Monday, May 31, 2010

Why the Romans on screen are just like us

From Times Online
May 24, 2010

A new sword and sandals epic on TV just goes to show that we prefer our Romans to be a reflection of ourselves

I always assumed that most Classicists are noses-in-books people. Well, why leave the house when you have Homer and Virgil to hand? Real life can only disappoint. And cinema and television even more so: there were the occasional blips — such as Gladiator in 2000 and a couple of series of Rome on HBO — but our screens have usually been Roman-free.

Yet suddenly, the screens are awash with the Classics. It’s just a pity that they have all been rather lacklustre: Percy Jackson, Clash of the Titans, Agora and Centurion have all got their sandals out at a cinema near you in the past couple of months, and it’s tempting to wish they hadn’t bothered. They have committed the cardinal sin of historical drama: not inaccuracy — which is a given — but dullness.

Happily, the gore-fest, Spartacus: Blood and Sand, which comes to British television this week, has embraced swords and smut with considerably more gusto. The low budget gives it a more multicultural air than Classicists may be expecting: the series was shot in New Zealand, which might explain the surprisingly large number of Maori gladiators to be found in this version of Italy in the 1st century BC.

Graphic violence in the arena was surely to be expected, but it isn’t the fighting that has our moral guardians up in arms. It’s that Batiatus, played by John Hannah, is shown being fellated by a slave-girl in episode two while conducting a conversation with his wife, Lucretia, played by Lucy Lawless. She is being pleasured by another slave girl in the same scene. If Mary Whitehouse weren’t dead already, this would surely have killed her.

But however shocking the sexual content might be, the characters still speak in reassuringly cod Classical-ese. “Fight well,” one gladiator explains to the new boy, Spartacus, “and you are rewarded with coin.” The show was written in English, so this isn’t just a bizarre translation: it appears to be how characters have ended up speaking in historical drama. The writers try to create something between formal speech and modern slang, and inadvertently light upon Mr Miyagi from The Karate Kid.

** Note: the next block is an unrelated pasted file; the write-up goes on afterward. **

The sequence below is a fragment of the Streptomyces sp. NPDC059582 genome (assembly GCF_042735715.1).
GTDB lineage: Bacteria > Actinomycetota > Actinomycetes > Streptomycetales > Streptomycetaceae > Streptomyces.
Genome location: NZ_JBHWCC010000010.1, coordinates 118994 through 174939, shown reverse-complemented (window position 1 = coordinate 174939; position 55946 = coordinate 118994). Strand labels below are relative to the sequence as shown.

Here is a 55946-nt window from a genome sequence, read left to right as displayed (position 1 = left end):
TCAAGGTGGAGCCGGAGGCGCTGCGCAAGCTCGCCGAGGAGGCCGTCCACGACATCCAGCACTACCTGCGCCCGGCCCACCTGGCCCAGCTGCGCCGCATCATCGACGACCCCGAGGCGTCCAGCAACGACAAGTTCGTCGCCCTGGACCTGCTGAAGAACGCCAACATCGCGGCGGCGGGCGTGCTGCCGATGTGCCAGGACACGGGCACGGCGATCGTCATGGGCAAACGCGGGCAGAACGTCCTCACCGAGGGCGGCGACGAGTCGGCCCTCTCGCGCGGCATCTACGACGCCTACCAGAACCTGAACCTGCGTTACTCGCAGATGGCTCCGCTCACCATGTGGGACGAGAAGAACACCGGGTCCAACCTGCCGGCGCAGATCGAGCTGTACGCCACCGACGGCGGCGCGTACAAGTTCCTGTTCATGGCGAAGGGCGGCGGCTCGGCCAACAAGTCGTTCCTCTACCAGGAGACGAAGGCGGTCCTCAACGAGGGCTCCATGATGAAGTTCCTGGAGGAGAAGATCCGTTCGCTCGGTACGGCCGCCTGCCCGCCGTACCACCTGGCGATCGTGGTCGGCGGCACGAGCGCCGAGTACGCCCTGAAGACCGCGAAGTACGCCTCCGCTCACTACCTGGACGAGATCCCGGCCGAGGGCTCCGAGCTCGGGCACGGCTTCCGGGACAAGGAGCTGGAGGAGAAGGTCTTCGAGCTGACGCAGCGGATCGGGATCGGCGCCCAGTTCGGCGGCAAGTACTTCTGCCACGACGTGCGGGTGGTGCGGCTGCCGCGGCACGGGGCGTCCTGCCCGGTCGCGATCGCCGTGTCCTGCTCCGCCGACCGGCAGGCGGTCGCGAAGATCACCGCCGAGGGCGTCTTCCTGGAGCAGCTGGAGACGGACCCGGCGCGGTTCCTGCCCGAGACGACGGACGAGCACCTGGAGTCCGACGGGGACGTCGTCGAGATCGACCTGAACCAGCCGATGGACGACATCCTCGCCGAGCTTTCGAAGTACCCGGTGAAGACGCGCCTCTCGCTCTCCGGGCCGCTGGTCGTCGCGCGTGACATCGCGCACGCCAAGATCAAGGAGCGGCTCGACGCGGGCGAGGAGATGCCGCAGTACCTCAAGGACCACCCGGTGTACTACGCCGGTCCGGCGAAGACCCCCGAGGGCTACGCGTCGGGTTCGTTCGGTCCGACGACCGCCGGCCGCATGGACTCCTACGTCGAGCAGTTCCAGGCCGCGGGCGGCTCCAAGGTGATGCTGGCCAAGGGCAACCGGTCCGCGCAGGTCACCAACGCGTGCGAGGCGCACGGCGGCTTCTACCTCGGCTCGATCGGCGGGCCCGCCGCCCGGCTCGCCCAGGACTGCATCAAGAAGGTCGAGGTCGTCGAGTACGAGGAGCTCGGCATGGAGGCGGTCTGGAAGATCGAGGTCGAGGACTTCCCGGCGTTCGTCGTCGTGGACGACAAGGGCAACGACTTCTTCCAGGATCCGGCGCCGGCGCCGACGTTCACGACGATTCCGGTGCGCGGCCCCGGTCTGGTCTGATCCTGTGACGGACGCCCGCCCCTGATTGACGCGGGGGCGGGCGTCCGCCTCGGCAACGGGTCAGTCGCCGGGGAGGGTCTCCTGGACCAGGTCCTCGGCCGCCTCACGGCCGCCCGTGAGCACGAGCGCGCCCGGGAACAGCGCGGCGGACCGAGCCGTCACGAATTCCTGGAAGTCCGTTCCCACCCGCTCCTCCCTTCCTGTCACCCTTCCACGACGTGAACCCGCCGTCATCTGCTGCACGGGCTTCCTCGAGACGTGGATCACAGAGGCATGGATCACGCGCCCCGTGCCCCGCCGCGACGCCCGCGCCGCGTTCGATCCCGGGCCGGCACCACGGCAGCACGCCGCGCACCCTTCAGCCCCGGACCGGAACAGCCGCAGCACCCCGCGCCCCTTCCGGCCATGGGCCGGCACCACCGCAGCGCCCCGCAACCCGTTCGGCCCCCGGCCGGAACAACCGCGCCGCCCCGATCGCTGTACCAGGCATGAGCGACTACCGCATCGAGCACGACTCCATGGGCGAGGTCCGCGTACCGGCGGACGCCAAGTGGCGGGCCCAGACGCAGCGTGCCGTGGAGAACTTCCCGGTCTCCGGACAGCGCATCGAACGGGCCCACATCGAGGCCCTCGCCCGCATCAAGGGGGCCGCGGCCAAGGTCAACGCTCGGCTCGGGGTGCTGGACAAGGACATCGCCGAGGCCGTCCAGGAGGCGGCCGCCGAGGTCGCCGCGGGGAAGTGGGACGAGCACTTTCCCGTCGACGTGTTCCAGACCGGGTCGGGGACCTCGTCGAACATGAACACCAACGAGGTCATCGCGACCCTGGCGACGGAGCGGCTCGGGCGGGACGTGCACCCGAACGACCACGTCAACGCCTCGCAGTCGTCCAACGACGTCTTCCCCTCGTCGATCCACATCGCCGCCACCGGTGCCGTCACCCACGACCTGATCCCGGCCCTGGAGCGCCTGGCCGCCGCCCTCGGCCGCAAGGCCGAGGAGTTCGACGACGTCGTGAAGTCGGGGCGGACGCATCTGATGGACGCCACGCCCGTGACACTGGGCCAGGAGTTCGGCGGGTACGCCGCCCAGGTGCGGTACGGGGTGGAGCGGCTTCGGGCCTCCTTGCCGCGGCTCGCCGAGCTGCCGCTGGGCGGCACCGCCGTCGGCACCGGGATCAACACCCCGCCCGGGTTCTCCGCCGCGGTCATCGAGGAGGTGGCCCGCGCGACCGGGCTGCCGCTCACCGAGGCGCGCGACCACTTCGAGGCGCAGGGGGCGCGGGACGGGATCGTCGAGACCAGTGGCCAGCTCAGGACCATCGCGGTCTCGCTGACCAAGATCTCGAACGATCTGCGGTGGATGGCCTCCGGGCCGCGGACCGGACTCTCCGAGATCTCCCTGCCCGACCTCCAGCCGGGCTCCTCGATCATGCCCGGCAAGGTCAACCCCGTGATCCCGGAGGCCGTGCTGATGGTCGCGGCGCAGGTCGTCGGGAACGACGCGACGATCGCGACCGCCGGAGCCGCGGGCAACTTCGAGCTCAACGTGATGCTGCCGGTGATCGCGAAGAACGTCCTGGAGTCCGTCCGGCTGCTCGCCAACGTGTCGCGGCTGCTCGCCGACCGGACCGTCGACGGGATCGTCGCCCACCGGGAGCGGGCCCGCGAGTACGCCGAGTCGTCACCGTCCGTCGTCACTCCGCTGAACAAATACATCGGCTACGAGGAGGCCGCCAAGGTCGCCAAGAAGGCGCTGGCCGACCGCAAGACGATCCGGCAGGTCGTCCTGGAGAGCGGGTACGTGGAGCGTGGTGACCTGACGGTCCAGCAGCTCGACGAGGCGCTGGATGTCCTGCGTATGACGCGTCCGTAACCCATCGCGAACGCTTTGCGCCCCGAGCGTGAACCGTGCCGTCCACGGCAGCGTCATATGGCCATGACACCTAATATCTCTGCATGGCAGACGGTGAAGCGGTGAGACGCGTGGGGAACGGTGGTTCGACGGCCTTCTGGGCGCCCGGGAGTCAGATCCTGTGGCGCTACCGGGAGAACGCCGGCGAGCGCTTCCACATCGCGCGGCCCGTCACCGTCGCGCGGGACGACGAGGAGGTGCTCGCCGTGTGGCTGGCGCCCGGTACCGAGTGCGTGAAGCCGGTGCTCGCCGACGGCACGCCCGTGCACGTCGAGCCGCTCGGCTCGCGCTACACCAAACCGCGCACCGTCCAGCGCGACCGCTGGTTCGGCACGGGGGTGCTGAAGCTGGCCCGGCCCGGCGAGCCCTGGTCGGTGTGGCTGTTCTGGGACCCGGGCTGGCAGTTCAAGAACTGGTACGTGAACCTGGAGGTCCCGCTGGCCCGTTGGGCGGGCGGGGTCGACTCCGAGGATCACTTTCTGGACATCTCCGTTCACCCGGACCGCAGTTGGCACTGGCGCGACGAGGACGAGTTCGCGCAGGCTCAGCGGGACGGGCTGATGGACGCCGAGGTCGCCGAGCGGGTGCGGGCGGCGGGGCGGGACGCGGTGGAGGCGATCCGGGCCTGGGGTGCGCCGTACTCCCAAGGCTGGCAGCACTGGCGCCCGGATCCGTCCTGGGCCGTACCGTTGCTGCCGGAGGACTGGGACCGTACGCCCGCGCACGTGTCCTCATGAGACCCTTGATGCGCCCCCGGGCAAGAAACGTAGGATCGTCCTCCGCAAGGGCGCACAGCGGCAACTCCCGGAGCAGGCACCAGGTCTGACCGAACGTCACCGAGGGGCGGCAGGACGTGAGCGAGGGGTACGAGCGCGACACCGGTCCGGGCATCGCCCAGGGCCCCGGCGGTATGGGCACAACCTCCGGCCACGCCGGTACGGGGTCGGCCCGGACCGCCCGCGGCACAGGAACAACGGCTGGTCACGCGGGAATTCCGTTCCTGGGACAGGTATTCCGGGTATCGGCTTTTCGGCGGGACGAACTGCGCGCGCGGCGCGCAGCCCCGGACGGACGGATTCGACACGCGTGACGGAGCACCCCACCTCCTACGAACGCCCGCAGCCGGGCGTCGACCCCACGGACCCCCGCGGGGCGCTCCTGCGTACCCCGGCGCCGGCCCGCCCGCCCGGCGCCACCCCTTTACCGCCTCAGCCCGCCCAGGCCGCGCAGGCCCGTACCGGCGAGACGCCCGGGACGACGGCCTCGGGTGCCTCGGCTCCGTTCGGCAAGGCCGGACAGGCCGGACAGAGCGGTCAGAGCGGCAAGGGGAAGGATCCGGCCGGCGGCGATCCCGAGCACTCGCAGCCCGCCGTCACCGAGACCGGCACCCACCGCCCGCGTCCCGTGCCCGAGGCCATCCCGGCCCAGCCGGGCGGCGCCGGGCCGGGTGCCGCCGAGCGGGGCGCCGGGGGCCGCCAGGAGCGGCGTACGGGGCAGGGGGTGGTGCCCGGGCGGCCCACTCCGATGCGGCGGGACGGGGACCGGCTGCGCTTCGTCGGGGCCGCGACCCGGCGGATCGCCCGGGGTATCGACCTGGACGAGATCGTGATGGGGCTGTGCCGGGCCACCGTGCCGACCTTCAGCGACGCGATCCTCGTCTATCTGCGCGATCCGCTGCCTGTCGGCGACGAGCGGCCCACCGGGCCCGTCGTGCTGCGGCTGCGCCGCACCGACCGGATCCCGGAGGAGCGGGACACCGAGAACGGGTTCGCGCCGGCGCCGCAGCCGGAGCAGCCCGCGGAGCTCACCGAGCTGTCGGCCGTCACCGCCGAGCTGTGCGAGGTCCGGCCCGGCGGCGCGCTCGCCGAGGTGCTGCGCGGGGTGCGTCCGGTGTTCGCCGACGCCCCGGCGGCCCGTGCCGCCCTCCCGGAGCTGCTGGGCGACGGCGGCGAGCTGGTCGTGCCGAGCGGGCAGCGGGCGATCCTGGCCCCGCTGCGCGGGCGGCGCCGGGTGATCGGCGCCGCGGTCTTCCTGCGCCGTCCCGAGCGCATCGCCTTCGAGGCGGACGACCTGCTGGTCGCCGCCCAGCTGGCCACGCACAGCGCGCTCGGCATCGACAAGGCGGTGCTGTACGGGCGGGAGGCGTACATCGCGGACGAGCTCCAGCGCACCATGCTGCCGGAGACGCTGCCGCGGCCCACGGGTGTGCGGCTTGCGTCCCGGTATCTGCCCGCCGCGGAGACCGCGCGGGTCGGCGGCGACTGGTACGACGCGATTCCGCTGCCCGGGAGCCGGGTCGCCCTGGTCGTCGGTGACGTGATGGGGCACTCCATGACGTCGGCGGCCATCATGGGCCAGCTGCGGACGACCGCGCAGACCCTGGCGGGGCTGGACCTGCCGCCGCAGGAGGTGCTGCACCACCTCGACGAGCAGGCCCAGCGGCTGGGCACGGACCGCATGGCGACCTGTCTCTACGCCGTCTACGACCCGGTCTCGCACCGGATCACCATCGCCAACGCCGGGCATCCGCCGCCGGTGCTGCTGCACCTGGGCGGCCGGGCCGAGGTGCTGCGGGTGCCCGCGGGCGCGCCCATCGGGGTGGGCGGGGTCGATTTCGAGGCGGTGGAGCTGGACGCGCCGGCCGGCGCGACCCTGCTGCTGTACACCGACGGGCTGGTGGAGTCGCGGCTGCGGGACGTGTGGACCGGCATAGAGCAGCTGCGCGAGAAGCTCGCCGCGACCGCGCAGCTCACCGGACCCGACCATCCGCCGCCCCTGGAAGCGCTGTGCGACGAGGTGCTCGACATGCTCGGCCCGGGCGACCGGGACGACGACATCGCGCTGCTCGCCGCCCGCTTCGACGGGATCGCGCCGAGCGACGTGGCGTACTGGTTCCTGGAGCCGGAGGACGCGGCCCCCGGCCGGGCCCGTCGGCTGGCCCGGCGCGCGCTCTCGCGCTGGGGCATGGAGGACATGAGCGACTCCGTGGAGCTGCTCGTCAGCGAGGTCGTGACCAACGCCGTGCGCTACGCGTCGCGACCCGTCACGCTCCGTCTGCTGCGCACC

Spartacus has already faced calls for it to be banned in America. Here in the UK, where a wardrobe malfunction barely provokes a raised eyebrow, it will be shown on Bravo and online, where Mediawatch-uk fear it will be easily accessed by children. One hesitates to point out to Mediawatch that, while Spartacus may be pretty shocking by the standards of television, it is extremely mild by the standards of internet porn. And hey, when the kids find it, at least they might learn a bit of Latin while they’re being corrupted.

Steven S. DeKnight, the creator of Spartacus: Blood and Sand, has sensibly avoided the part of the Spartacus legend that we already know so well from Kirk Douglas’s portrayal. He has focused instead on the original story; this is Spartacus, the early years. Virtually nothing is known for certain about the man, and this very vagueness allows the writers some dramatic licence: their gladiator — like Russell Crowe’s Maximus — needs a reason to fight. Betrayed by a venal Roman commander, and desperate to find his wife and rescue her from slavery, he can either die in the arena or fight his way back to freedom. At the heart of this brash, silly show is a romantic husband who loves his wife.